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Exhortations to Flrmness, Uncontentiousness, and Perseverance
1-26. The duties of God’s ministers are, (1) to maintain the faith against assailants and seducers (2 Timothy 2:1-2, 2 Timothy 2:14-21, 2 Timothy 2:26), and, (2) to be brave and patient (2 Timothy 2:3-13, 2 Timothy 2:22-25).
1. Therefore] will then. Be strong] show the strength which is yours as a Christian and as a minister of Christ.
2. The Apostle refers especially to the charge that he had given to Timothy at his ordination in the presence of the presbyters and others who assisted at it. This charge contained a summary of the faith, which in turn Timothy was to hand on to others. Teach others] probably, ’teach them to others.’ They have now been stereotyped in the Scriptures of the NT. and in the Creeds.
3-6. Endure hardness] RV ’suffer hardship with me.’ A good soldier] The soldier’s virtue is to be shown in resisting, (1) the enemies of the faith, (2) all evil; and with this end in view he will not devote himself to other occupations, but observes the rules of his service. God’s minister must be like him, and like the labourer who works hard in the field. In which case, St. Paul adds, he has, like the husbandman, a right to a living wage.
7. If Timothy thinks it over, he will see that it is only reasonable that the presbyter should be supported by a stipend, answering to the labourer’s wages.
8. Timothy is to be firm and unflinching in maintaining the doctrines of the Incarnation and Resurrection of Christ, which his adversaries denied.
9, 10. As an evil doer] St. Paul was now probably imprisoned on the charge of setting fire to Rome with the other Christians. He was willing to endure that or anything else provided that so he might make known the salvation in Christ to those whom God had chosen to know it; if the preacher was in chains, the word he preached was unfettered and had free course. St. Paul says this in part as an encouragement to Timothy to suffer with him (2 Timothy 2:3).
11-13. The Apostle quotes a saying or hymn in use among Christians, which is applicable from its reference to endurance.
11. A faithful saying] 1 Timothy 1:5; 1 Timothy 4:9.
13. He abideth faithful] We have been admitted into covenant with Him, and whatever we may do, He will observe the terms of the agreement, whether they bring us good or evil.
14-21. Urgent charge to Timothy to resist the heterodox teaching.
15. Rightly dividing the word of truth] The original word means either cutting a straight path for it, or dealing in a straightforward way with it.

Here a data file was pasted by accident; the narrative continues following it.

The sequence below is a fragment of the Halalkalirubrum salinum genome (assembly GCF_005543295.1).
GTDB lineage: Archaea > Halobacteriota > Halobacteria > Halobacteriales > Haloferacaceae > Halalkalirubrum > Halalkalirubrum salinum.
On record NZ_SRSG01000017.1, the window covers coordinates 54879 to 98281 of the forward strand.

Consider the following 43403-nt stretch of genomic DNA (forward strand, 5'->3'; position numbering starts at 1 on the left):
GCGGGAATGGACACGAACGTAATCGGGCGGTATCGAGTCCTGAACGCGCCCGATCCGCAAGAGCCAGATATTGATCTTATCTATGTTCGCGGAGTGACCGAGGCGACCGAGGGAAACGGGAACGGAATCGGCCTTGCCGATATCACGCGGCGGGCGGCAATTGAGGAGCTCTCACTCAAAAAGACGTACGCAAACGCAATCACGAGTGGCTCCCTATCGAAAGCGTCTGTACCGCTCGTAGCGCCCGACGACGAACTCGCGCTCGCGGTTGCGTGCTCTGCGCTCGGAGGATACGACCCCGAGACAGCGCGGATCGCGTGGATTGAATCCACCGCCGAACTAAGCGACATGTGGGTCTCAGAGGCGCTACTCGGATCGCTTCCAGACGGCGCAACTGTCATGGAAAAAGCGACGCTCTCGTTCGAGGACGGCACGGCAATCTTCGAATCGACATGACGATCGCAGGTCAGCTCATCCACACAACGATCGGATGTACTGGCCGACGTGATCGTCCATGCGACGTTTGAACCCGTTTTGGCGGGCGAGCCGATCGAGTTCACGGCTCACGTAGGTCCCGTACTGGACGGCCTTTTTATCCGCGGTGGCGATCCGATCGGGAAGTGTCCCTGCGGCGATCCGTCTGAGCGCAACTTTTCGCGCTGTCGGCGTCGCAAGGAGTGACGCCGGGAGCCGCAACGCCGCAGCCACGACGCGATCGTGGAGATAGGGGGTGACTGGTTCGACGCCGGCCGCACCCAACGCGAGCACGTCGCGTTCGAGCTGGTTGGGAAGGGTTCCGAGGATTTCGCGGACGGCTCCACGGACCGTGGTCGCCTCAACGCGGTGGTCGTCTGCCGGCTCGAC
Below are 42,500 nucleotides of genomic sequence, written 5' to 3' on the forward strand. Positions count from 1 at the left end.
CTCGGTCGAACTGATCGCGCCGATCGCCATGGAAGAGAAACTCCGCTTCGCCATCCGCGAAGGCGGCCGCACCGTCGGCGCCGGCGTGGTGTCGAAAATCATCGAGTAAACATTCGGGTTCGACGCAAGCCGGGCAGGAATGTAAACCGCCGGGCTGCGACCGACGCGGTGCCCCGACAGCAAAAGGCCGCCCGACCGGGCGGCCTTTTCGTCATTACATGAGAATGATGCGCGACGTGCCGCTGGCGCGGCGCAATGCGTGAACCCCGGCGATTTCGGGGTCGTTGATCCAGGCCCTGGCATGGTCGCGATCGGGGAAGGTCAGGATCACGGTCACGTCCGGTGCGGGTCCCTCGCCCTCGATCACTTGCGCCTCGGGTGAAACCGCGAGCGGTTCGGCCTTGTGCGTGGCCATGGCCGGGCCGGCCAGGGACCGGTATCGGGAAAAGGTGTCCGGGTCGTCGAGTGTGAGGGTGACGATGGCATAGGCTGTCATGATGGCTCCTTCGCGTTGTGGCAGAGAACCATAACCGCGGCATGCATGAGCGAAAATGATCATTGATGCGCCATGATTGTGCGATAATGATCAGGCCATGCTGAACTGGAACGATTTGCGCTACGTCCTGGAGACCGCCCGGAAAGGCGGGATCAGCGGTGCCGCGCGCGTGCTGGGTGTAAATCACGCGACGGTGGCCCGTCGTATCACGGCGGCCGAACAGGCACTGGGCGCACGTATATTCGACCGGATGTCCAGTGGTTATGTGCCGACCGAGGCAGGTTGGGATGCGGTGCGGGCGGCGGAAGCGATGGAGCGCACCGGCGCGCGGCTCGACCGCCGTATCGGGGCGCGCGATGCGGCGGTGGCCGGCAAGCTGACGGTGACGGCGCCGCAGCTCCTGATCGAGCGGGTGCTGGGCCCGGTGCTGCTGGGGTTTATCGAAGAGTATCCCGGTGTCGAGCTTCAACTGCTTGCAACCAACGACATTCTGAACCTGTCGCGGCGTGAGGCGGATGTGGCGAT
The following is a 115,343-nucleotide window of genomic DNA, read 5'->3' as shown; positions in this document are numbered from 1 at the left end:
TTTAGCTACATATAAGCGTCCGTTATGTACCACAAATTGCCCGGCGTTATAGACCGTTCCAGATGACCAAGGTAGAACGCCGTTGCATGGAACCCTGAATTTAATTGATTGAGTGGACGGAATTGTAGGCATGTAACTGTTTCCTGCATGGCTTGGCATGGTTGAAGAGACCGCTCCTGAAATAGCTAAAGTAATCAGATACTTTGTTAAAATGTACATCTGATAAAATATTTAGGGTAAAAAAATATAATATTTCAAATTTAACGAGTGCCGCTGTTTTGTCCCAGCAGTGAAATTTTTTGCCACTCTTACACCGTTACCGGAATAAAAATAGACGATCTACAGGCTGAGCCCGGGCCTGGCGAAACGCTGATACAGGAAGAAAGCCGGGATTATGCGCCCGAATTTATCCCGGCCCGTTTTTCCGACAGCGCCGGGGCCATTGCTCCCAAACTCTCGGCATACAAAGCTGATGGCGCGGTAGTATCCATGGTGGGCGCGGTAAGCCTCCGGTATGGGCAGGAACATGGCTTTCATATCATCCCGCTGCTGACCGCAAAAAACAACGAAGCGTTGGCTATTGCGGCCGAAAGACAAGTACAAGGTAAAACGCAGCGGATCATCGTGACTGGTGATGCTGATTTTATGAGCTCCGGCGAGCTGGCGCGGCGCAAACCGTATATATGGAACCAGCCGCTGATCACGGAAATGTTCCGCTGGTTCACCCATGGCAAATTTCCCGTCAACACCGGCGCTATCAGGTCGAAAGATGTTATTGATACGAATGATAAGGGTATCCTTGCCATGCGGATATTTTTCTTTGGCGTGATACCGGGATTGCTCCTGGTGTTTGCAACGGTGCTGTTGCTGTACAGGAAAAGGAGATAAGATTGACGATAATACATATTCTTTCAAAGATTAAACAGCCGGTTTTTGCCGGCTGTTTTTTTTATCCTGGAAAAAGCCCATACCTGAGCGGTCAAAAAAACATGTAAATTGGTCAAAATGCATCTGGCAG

16. They] the heterodox teachers.
17, 18. Hymenaeus] 1 Timothy 1:20. Of Philetus nothing more is known. Their heresy may have been an allegorical explanation of the Resurrection as the new life of the soul which had been imparted to it by faith in Christ. The belief that ’the resurrection is past already’ may have been that Christ’s Resurrection was the only one that was to be. A belief like this seems to have prevailed at Corinth: cp. 1 Corinthians 15:12, 1 Corinthians 15:16, 1 Corinthians 15:20.
19. The doctrine of the Resurrection is the sure foundation of God, which stands as a fundamental article of the Christian faith. When the time comes, the Lord will show that He knoweth them that are his, who will be those that during their life on earth have, as Christians, departed from iniquity. This seal] the inscription stamped upon the foundation stone of the faith.
20, 21. In the visible Church there would be some hearts of gold incapable of being seduced, but there would also be some of less precious material liable to be led away by the heterodox teachers; if the latter purged themselves from their false teachers by rejecting their doctrine and ministry, they too would become vessels unto honour.
22-25. Personal to Timothy.
22. Flee.. youthful lusts] avoid a young man’s desires after novelty in teaching. (There is apparently no reference to the desires of the flesh.) Avoid foolish questions or speculations which gender strife, and pursue a steadfast course of piety with sincere believers, not entering into controversial disputations, but correcting opponents with gentleness and meekness, not for the sake of victory, but for their good. Also] RV ’but.’
26. St. Paul’s thought passes from Timothy’s behaviour towards the heterodox to what may be the results of it to themselves namely, their recovery.
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Dummelow, John. "Commentary on 2 Timothy 2". "Dummelow's Commentary on the Bible". https://www.studylight.org/
the First Week of Advent